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The Monsters of Morley Manor
By Bruce Coville

Harcourt, 2001
$16.00 hardcover
224 pages

Dust jacket image used courtesy of Harcourt, Inc. The monsters in question are a hunchback, a vampire, a lizard-headed man, a werewolf, and a lady with snakes for hair. They start out as little painted figurines in a wooden box. Then they come to life. Then they get big.

Anthony Walker had bought the box at an estate sale. Now he and his sister Sarah join the monsters - except they're not really monsters, or at least not always - on a midnight trip to Morley Manor. It's the first stop on a strange adventure that includes giant frogs, the Land of the Dead and other dimensions, long-lost love, and a plot to turn the ghosts of Earth into battery power.

The Monsters of Morley Manor does not follow through on the promise of its title as a monster story, scary or otherwise, which is oddly disappointing. Instead, Bruce Coville turns out a solid, but somehow mundane, thriller for younger teens. It is fantastic without being fantasy, horror or science fiction.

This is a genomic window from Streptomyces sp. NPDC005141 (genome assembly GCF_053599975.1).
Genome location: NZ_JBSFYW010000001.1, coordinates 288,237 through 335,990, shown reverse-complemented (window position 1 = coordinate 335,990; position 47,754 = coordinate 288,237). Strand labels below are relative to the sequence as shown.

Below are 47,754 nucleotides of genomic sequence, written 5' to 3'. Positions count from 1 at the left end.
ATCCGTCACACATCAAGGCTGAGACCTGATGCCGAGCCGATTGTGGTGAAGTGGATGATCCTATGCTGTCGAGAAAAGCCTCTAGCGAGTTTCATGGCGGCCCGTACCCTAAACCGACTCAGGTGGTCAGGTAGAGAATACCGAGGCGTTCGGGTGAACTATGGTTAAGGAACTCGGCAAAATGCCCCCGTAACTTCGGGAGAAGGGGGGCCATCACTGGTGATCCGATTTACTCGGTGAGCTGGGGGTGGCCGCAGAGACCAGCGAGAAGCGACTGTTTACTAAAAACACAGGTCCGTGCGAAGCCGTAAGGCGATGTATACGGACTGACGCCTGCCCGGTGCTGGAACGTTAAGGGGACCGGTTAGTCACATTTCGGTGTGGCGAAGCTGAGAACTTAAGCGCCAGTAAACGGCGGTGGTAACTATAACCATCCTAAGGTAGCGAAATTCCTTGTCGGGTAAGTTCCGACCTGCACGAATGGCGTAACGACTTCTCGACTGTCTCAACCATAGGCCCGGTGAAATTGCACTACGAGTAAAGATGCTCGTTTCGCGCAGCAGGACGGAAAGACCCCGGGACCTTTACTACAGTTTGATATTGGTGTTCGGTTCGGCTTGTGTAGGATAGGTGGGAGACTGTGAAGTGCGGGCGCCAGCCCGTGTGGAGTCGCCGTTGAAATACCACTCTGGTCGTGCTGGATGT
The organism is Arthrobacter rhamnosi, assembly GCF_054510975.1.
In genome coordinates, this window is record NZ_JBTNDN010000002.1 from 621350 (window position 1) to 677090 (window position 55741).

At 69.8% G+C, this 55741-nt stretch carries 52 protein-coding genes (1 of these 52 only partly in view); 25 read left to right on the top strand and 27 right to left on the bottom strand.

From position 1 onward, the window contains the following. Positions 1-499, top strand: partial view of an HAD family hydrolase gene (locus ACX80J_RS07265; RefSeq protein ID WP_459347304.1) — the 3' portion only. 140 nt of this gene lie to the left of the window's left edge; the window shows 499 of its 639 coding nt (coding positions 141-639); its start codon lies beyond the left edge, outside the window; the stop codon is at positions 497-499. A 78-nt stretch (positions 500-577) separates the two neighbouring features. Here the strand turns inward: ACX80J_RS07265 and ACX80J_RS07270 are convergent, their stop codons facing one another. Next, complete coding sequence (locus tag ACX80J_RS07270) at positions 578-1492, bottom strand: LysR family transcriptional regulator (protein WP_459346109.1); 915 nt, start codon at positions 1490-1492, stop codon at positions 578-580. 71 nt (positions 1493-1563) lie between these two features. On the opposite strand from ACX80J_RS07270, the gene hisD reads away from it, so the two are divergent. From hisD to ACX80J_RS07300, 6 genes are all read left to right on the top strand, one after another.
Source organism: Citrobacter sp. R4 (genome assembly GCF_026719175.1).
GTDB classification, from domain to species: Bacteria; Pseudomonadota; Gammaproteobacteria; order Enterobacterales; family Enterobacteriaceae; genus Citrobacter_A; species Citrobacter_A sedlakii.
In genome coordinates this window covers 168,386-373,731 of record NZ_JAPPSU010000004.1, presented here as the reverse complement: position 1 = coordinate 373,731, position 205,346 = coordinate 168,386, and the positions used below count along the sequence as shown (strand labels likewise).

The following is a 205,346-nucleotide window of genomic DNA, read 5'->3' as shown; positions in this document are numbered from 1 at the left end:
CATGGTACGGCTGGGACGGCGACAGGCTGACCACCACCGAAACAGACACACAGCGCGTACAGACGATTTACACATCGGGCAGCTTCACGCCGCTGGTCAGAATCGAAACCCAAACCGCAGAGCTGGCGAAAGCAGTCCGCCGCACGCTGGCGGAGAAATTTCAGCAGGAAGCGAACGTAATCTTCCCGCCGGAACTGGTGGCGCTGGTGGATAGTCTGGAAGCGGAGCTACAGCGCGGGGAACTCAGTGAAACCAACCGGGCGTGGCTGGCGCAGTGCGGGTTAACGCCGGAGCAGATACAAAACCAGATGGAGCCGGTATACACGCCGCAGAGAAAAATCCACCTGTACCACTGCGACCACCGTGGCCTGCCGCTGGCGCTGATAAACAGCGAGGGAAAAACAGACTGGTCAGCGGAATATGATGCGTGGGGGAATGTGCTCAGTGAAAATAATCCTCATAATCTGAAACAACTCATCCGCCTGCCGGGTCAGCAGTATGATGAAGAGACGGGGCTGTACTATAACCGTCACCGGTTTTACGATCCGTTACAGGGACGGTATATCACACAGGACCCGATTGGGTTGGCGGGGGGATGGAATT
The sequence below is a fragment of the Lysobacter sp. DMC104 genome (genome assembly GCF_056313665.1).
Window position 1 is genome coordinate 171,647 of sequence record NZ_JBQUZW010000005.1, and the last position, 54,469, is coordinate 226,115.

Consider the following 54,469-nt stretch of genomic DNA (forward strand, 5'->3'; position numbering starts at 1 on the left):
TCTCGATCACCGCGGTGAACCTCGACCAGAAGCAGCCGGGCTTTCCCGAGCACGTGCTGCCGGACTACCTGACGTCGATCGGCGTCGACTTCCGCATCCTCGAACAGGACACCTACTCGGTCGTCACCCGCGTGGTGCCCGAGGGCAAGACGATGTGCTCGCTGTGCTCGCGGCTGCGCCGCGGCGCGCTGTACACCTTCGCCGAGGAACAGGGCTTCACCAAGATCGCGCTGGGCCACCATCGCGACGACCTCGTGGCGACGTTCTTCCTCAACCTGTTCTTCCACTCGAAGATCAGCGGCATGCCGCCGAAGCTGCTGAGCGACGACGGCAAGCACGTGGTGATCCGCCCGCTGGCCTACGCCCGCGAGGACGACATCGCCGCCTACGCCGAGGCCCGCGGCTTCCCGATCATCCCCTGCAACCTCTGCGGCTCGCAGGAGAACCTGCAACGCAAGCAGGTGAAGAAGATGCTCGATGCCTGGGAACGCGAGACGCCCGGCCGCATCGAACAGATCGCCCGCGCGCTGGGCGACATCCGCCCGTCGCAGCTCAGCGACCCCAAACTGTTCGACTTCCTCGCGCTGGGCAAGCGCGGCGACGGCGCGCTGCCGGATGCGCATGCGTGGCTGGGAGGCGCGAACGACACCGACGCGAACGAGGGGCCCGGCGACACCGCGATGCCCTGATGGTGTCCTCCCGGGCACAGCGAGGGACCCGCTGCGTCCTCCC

(Coville actually makes an observation about such genre pigeon-holing. At one point Anthony says, "In the movies they always use either science or magic to do stuff, but not both," to which Gaspar the lizard-man replies, "That represents a small-minded view of the world. But then, people always do like to put things in little boxes.")

Even Gaspar would have to admit that some concoctions work better than others, and The Monsters of Morley Manor is not necessarily Bruce Coville at his best. (The Skull of Truth is still one of the more amazing books I have read in the past ten years.) But it is unfair to ask every book, even from Coville, to be superlative, and Morley Manor is still entertaining, fast and funny. Coville is unpredictable with the small things that keep you on your toes. And, always, he is funny: slapstick, irony, puns, sly send-ups. The mixed genres he mines are rich with material for humor.

Dust jacket illustration by John Berg; used courtesy of Harcourt, Inc.

Reviewed by Wendy Morris. © 2001 by Wendy Morris

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